Pastor Brian Demers
Priority of Pleasing the Lord
One type of Bible study which yields a tremendous amount of Biblical truth and practical application is a word study--examining a Greek, Hebrew or Aramaic word in the various Scripture passages in which it is found.
One word which yields a tremendous about of truth for how to appropriately live the Christian life is the Greek word which is translated "pleasing" and "accepted." The Greek word is αρεσκω (pronounced ah-res-ko).
Greek lexicons (dictionaries) define pleasing as "gratify, delight, please, gain favor" (Liddel, Scott, Jones, A Greek-English Lexicon). We can use the following two phrases to understand this word: "to be in a person's good graces," and "to put a smile on a person's face."
The Bible reveals three categories of persons who God's children can please. First, and most importantly, a Christian can please the Lord (Romans 12:1; 2 Corinthians 5:9; Ephesians 5:10; 1 Thessalonians 2:4; 4:1, 2; 2 Timothy 2:3, 4). Second, a Christian can please himself (Romans 15:1). Third, a Christian can please other human beings (1 Corinthians 10:33) which can be sub-divided into some of following groups: brothers and sisters in Christ (Romans 15:1, 2), spouses (1 Corinthians 7:33, 34), and slave masters (Titus 2:9 - equated today with employers).
In studying the New Testament Scripture passages where "pleasing" or "accepted" is located, four foundational truths emerge:
1. The believer's ultimate priority is to please the Lord;
2. Pleasing men is a noble endeavor.
3. Every decision concerning pleasing men must above all be pleasing to the Lord;
4. God and His authoritative, sufficient Word sets down the rules for what is pleasing and not
pleasing to Himself.
Today's post will explore the first foundational truth--the priority of pleasing the Lord--with subsequent posts addressing the remaining three.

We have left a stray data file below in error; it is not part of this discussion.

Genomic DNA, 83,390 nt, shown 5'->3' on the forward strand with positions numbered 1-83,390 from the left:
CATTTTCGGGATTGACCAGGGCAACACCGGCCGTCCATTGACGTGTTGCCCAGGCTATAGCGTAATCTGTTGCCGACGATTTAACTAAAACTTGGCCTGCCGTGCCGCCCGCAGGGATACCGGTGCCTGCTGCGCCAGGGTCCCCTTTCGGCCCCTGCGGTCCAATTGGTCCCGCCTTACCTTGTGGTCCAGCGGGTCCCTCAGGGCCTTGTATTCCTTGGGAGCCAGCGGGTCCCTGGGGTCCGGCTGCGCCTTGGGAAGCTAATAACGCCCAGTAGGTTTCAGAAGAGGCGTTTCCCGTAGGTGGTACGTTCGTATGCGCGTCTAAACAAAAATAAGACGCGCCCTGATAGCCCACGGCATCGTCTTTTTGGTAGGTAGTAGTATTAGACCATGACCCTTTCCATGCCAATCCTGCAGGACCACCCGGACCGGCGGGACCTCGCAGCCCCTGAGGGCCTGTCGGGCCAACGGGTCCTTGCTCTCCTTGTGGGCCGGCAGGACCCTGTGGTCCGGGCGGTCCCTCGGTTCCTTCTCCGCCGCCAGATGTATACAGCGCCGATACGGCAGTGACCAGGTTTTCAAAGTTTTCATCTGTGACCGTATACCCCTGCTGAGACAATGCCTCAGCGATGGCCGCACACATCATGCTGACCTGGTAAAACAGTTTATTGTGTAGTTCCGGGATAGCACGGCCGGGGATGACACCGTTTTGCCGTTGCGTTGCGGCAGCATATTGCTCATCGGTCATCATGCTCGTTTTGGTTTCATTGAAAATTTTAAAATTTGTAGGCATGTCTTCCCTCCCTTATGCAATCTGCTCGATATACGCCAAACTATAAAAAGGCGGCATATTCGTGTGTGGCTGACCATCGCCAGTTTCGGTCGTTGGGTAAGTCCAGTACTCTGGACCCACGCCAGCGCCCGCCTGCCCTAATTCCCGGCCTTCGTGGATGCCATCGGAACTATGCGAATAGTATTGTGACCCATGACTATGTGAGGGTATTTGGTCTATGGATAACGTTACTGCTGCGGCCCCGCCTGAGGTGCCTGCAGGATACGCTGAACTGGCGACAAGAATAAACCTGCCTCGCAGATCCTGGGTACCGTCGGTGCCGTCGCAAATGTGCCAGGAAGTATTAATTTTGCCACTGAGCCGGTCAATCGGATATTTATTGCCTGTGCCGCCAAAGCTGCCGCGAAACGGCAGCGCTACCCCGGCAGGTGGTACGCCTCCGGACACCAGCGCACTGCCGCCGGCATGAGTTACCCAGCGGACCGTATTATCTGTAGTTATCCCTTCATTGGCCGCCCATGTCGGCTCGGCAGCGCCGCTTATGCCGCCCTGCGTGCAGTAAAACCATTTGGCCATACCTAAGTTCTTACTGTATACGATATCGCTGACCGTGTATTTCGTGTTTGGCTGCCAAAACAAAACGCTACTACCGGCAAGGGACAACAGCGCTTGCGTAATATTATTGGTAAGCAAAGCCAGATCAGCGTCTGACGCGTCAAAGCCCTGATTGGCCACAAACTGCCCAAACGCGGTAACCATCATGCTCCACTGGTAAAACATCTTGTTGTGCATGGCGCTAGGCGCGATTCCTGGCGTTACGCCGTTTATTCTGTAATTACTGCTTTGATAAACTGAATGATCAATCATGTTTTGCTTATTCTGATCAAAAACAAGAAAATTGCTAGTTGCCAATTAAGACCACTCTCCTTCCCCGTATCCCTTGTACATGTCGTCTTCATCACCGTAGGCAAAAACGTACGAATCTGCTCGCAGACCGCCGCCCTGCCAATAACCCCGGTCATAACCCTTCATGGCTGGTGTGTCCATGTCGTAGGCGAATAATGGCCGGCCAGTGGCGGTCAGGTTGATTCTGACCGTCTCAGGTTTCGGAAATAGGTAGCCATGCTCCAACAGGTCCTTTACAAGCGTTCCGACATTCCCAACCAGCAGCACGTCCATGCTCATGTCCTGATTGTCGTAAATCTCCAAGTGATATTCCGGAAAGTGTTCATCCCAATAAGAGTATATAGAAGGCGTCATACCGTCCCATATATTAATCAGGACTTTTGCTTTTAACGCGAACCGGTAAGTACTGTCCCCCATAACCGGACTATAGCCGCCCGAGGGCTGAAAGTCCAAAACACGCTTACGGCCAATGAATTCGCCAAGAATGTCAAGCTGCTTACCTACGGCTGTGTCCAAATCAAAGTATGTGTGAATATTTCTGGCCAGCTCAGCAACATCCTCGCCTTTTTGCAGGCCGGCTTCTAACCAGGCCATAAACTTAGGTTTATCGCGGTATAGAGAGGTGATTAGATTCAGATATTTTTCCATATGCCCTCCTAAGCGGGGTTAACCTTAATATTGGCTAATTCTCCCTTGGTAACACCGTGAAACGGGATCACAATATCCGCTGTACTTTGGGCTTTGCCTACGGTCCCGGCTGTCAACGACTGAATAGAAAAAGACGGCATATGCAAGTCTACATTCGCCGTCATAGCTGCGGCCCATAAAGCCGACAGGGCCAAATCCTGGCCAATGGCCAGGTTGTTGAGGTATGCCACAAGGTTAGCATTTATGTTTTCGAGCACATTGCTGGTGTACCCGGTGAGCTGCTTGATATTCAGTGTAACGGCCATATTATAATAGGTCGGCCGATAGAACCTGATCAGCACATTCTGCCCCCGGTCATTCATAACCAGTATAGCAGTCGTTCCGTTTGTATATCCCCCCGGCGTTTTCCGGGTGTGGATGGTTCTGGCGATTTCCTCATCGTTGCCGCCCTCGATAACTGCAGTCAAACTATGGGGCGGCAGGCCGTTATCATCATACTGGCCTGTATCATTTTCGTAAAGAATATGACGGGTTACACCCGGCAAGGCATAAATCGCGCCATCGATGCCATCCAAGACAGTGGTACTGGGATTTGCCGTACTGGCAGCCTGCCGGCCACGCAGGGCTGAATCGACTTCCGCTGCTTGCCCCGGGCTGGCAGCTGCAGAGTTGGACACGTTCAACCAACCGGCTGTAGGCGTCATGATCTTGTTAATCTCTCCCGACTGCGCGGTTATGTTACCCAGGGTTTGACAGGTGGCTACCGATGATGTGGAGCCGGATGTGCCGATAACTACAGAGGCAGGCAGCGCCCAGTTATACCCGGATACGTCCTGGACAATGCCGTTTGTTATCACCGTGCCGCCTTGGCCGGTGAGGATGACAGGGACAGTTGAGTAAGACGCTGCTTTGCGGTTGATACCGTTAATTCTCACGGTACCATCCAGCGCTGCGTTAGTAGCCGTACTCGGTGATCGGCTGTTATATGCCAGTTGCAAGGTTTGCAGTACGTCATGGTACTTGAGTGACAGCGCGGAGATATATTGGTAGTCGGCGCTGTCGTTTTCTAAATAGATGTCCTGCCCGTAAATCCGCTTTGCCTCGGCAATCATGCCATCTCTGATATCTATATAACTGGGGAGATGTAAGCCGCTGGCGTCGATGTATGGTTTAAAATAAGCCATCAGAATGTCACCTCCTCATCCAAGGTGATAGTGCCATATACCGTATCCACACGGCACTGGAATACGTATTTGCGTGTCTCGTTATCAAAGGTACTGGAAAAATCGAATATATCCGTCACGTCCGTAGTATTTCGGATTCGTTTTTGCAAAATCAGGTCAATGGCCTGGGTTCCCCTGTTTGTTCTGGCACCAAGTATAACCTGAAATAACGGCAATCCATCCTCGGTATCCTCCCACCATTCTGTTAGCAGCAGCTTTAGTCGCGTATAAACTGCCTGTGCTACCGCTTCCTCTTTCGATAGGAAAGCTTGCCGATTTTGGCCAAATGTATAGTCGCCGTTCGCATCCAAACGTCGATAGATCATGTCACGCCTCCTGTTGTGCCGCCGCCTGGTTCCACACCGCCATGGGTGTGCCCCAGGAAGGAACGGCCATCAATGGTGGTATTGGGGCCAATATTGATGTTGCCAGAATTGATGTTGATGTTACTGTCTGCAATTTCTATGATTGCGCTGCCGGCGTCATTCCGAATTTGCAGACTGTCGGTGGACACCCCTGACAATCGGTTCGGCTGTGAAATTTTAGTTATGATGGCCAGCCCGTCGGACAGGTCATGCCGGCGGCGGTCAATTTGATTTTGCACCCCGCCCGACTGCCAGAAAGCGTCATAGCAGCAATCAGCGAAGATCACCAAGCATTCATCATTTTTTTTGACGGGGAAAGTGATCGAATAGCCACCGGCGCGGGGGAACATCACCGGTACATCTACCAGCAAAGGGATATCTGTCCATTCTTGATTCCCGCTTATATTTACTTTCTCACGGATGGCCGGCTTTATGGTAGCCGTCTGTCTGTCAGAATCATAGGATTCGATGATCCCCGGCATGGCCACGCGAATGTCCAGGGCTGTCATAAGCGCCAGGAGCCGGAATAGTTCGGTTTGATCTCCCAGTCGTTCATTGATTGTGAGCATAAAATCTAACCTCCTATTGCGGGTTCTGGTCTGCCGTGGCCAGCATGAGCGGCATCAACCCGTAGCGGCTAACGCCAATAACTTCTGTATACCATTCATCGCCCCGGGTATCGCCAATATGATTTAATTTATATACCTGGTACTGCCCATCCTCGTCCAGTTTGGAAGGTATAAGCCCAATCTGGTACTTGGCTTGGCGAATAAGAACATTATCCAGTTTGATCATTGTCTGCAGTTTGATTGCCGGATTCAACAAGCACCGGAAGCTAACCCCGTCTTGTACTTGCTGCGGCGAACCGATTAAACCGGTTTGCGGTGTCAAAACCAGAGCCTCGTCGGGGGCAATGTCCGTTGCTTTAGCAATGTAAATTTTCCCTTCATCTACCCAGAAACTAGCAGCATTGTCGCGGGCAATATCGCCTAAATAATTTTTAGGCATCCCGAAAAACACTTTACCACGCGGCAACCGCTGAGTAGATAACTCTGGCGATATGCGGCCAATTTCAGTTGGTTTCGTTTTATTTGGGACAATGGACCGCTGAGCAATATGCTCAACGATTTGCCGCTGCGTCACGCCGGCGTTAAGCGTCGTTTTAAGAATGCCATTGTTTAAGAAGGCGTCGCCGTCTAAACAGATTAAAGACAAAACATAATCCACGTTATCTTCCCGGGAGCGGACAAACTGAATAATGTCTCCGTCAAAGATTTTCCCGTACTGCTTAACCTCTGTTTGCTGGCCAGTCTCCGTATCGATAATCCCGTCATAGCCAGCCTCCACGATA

The Bible gives us two reasons why every Christian should make pleasing the Lord his or her ultimate priority.
First, every Christian should make pleasing the Lord his or her ultimate priority because He has given him or her the gift of salvation. Romans 12:1 states that giving ourselves to God as a pleasing sacrifice is due to God's mercies. The first three chapters of Romans declares that every human being is totally depraved and under the just condemnation of God without excuse. God's compassion toward sinners who are unrighteous (Romans 3:10) and not seeking Him (Romans 3:11) is evidenced in the death, burial and resurrection of Jesus Christ. The Gospel of Jesus Christ is the power of God unto salvation (Romans 1:16). God provided three aspects of salvation which is a gift: justification, salvation from the penalty of sins; sanctification, salvation from the controlling power of sin; and glorification, salvation from the presence of sin. Another passage containing pleasing the Lord in light of the gift of salvation is 2 Timothy 2:3, 4: "please the One Who has chosen him."
Second, every Christian, or New Testament Saint, should make pleasing the Lord his or her ultimate priority because he or she will be judged by the Savior before His Bema, or judgment seat (1 Corinthians 3; 2 Corinthians 5; Romans 14). The Apostle Paul states in 2 Corinthians 5:9 and 10 that his aim in life is to be well-pleasing to the Lord because his life and service to the Lord will be examined. Paul's desire is for his life to "put a smile on the Savior's face." He does not wish to displease the Lord and experience great shame for unfaithfulness. Paul preached the Gospel of Jesus Christ boldly and without compromise because God "tests the heart" (1 Thessalonians 2:4). His heart will be exposed and evaluated at the Bema.
In light of God's mercy and Jesus' Bema, how are you doing Christian in pleasing the Lord? Is it your ultimate goal in life? Has something else such as popularity with people or gaining the things of this world been your aim in life and has resulted in you disobeying the Bible? Does your attitude, words and behavior put a smile on the Savior's face?
Let us examine our hearts, asking God to show us our hearts. If there is something askew in our life's priorities, then let us confess and forsake our sin. Let us commit to the Lord being the boss of our lives.